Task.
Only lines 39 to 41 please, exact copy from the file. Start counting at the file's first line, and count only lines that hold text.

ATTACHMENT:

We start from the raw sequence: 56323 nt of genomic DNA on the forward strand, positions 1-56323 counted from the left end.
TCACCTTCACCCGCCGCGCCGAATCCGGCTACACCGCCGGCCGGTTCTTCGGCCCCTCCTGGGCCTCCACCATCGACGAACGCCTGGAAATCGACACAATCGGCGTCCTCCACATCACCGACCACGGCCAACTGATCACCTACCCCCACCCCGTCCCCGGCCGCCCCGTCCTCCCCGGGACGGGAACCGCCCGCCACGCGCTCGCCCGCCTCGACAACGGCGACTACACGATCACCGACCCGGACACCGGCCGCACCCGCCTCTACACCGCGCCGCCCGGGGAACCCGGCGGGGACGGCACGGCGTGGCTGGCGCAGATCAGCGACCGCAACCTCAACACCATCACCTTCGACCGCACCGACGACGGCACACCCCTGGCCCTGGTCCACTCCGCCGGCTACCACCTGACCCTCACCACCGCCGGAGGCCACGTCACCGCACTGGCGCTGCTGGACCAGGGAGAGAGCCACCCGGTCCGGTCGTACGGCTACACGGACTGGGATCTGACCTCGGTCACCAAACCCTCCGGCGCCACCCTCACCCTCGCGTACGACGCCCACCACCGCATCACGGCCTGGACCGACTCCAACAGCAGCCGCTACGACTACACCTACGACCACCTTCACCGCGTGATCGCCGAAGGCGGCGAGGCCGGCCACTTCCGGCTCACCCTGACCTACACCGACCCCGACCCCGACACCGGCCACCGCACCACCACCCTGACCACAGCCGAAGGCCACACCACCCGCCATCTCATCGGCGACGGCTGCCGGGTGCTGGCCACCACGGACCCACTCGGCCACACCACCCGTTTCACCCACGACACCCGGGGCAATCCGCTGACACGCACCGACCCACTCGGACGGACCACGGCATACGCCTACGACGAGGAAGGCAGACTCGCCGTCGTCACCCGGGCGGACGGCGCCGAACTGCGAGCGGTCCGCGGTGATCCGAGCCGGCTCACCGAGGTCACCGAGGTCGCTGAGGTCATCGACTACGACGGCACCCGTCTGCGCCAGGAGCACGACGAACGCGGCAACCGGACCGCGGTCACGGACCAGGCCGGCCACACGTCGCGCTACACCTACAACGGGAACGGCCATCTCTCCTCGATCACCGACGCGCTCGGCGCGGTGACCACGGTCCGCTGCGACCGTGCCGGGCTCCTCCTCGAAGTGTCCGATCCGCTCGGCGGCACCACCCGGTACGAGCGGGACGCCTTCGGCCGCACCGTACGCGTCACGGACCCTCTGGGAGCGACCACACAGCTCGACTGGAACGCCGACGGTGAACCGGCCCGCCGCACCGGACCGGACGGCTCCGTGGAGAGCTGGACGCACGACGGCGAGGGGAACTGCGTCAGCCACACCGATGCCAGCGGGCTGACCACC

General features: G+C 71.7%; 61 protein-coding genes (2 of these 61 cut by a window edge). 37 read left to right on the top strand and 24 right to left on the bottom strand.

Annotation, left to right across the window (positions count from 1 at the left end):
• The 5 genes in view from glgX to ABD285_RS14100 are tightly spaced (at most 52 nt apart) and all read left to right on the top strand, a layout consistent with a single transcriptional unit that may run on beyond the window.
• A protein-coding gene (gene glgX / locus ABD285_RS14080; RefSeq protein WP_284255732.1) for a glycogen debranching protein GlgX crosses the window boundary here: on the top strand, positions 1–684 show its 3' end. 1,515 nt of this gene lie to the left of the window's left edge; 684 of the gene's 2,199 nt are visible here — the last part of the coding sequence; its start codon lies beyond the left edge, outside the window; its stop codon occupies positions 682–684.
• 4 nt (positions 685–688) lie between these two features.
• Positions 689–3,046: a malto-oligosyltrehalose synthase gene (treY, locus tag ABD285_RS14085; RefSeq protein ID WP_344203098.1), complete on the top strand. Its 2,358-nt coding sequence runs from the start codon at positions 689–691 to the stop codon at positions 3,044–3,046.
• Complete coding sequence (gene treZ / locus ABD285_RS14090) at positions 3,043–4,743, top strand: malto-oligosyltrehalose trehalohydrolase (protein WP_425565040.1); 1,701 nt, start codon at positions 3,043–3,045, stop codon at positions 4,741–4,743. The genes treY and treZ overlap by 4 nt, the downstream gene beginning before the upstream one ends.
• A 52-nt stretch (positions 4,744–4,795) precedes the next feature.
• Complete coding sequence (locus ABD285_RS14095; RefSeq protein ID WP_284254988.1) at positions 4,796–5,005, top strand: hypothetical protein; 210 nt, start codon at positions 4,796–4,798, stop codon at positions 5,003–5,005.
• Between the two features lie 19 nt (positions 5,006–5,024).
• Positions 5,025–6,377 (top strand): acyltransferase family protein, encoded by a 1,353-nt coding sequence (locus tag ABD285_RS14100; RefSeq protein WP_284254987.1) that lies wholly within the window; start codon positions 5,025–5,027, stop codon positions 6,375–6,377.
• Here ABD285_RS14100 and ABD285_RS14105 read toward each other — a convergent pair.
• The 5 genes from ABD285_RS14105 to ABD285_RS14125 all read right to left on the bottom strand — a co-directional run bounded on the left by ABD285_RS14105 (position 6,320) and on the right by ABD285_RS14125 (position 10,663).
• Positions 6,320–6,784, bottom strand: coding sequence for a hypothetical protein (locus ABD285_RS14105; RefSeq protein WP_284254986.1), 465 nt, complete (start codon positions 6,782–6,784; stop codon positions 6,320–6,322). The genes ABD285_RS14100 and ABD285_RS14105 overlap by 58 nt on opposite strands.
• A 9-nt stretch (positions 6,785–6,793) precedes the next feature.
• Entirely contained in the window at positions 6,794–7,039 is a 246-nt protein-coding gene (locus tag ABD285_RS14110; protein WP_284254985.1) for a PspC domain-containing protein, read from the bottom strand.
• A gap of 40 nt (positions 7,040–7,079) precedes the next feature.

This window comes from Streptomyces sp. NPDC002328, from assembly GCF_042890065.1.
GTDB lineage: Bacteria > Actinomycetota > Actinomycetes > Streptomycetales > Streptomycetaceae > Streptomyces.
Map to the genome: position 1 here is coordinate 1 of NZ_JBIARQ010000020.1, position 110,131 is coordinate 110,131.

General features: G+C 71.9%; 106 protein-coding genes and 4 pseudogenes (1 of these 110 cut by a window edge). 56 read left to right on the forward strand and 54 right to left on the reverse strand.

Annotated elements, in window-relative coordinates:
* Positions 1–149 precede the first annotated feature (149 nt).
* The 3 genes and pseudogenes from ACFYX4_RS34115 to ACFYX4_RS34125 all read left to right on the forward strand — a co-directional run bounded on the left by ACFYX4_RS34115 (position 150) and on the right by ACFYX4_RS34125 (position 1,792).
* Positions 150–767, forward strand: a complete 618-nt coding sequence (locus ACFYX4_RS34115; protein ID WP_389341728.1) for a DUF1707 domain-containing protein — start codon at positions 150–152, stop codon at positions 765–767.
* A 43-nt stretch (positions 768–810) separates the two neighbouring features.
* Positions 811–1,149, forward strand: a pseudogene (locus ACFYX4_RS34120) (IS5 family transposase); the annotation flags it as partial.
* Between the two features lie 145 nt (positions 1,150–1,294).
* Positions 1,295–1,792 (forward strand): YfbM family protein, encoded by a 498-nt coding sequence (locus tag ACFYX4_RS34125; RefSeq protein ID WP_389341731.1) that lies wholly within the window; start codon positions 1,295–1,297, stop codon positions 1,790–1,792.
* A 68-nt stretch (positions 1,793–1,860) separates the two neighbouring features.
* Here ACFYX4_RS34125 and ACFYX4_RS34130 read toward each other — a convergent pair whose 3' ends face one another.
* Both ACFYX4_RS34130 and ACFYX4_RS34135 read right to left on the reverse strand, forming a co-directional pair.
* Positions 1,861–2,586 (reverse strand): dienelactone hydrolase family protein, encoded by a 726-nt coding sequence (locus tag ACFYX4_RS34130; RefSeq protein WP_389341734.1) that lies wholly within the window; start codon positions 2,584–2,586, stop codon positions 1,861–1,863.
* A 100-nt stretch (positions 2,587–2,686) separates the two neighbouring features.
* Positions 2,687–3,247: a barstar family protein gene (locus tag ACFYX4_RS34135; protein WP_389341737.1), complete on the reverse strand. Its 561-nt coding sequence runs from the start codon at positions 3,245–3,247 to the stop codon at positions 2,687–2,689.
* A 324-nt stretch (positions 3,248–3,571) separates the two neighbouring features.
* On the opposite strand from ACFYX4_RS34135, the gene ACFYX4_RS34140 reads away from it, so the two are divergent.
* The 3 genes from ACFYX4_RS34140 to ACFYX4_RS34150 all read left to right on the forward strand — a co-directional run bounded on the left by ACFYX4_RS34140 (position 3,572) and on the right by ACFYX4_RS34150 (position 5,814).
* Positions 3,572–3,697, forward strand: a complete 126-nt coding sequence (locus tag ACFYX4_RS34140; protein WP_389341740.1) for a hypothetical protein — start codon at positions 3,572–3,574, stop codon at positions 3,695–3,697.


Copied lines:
* On the opposite strand from ACFYX4_RS34135, the gene ACFYX4_RS34140 reads away from it, so the two are divergent.
* The 3 genes from ACFYX4_RS34140 to ACFYX4_RS34150 all read left to right on the forward strand — a co-directional run bounded on the left by ACFYX4_RS34140 (position 3,572) and on the right by ACFYX4_RS34150 (position 5,814).
* Positions 3,572–3,697, forward strand: a complete 126-nt coding sequence (locus tag ACFYX4_RS34140; protein WP_389341740.1) for a hypothetical protein — start codon at positions 3,572–3,574, stop codon at positions 3,695–3,697.